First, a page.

Informational interviewing/networking is essentially talking with people about their careers. It is a valuable career exploration technique which allows you to learn about career fields first hand. It can also be a good job search strategy because it allows you to gain insights into the hidden job market (jobs not normally advertised). In an informational interview you will be asking most of the questions. The process is not difficult since most people enjoy talking about their careers. Basically, this is your opportunity to get the "inside story" - the pros/cons, salary/wages, hiring practices, required preparation, etc.
Why is informational interviewing/networking important?
Informational interview - Is that anything like a job interview?
Step 1: Locating Contacts
Informational interviewing involves meeting and talking with people in career fields of interest to you.
Worried that you don't know anyone working in that particular field? Career contacts can be found almost anywhere. People generally like to be asked for their advice and most people are flattered that you are interested in their careers as long as you are polite and respectful of their time. You may pursue contacts the CDC has available within the Alumni Directory and our database of Bucknell alumni and parents who are willing to be mentors. You can also follow up on suggestions from family, friends, or faculty members; connections can come from anywhere!
Step 2: Arranging an Interview
After you have identified the names of people you wish to interview, you will need to contact them to see if an appointment time can be scheduled. If you were talking with a possible contact you might simply ask that person if another meeting (informal) could be arranged. Otherwise, the preferred method of arranging an informational interview is to send an email and, if needed, follow up with a phone call.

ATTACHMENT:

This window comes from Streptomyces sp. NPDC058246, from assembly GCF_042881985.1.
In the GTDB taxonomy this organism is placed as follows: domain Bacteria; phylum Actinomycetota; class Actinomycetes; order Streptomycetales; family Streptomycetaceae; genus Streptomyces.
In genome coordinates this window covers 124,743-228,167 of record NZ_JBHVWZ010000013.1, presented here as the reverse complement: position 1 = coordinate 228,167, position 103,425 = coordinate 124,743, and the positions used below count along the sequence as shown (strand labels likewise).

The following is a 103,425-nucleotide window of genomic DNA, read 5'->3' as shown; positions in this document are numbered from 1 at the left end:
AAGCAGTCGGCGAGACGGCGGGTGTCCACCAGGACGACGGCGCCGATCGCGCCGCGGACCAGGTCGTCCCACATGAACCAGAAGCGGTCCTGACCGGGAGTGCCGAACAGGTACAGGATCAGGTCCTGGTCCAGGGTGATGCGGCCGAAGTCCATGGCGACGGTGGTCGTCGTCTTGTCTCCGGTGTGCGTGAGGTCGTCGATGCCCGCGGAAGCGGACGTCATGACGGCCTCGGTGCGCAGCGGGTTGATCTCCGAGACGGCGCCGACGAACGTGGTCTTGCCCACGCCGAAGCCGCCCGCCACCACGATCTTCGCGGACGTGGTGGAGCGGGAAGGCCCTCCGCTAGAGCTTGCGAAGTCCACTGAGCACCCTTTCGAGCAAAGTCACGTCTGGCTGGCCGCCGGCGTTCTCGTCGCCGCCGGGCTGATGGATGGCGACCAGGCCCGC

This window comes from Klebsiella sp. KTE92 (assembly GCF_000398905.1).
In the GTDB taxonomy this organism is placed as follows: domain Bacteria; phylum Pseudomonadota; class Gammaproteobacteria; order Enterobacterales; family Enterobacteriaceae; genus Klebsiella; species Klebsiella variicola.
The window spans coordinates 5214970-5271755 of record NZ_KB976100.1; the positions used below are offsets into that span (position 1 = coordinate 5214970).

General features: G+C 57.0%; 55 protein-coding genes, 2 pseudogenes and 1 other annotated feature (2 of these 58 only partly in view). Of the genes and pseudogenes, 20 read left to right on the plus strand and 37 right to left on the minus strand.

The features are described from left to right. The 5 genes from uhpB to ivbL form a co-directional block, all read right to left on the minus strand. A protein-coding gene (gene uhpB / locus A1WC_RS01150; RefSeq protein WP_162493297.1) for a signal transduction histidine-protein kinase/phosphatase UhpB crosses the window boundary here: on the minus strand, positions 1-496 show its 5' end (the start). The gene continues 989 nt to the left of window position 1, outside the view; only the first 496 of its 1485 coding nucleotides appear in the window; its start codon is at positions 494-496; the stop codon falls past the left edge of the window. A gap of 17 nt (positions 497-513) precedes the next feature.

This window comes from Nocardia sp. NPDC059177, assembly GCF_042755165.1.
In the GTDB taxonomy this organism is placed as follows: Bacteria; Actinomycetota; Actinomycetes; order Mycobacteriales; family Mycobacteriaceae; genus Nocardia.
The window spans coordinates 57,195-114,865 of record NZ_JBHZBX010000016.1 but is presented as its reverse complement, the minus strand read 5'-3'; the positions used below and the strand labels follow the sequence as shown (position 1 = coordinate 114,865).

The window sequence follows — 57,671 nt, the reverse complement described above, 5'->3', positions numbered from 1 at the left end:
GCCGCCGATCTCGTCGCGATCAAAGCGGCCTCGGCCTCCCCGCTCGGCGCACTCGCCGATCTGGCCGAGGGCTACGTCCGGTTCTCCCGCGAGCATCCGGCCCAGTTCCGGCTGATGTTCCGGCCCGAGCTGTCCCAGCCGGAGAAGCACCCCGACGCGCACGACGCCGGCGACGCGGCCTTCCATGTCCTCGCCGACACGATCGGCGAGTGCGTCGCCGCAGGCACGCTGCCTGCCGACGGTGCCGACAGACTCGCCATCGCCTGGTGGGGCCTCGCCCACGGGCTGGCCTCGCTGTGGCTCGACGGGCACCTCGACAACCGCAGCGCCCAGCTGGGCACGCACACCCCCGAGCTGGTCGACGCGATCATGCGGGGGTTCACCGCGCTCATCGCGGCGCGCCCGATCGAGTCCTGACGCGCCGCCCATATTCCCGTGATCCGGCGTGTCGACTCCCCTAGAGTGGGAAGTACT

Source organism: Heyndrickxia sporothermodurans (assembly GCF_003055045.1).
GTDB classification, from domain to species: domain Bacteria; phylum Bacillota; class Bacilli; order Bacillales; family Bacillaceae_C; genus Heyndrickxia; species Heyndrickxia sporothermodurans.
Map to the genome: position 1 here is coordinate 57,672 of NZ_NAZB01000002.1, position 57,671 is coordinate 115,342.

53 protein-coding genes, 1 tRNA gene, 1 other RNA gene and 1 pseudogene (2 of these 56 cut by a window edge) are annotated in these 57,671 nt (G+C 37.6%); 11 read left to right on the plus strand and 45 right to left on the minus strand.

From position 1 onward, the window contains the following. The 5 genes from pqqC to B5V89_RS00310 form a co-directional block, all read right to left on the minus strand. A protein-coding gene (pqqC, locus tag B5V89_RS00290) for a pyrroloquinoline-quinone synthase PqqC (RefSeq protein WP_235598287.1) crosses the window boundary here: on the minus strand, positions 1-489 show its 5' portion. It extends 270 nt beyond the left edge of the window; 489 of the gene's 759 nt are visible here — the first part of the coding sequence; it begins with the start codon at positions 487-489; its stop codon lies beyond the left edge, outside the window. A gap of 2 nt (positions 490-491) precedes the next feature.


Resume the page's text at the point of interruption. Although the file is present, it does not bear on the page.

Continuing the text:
In the email be sure to:
Make sure that your email has no typos and reflects proper English, no text abbreviations. It is best to express yourself in your own words and style. If you have questions, the CDC counselors will be happy to review a draft of the email with you.
Step 3: Conducting an Interview
Once you arrange an informational interview, the next step is to do your homework. Be sure that you thoroughly research both the organization and the career field before your interview. The resources of the CDC and Bertrand Library can help. Remember you will be doing the interviewing, so be sure to prepare questions which you want to ask. Check out the list of sample questions in this guide, however, you will want to relate them to your specific field and circumstance. Start by interviewing people with whom you feel more comfortable, like a friend or recent graduate. Keep the following in mind as elements of a successful interview:
Step 4: Follow-up to the Interview
After the interview, you will want to follow through immediately with a thank-you note. This is a courtesy which takes very little time but should not be overlooked! An email and/or a hand-written are acceptable.
Step 5: Evaluating an Interview
It is important that you take a few minutes after your interview to evaluate the information you have gathered. Keep track of the people you have contacted and what you may have learned from each. As a general rule, you will want to answer the following:
Step 6: Repeat the process and continue to build your career network.
Job Hunting Advice
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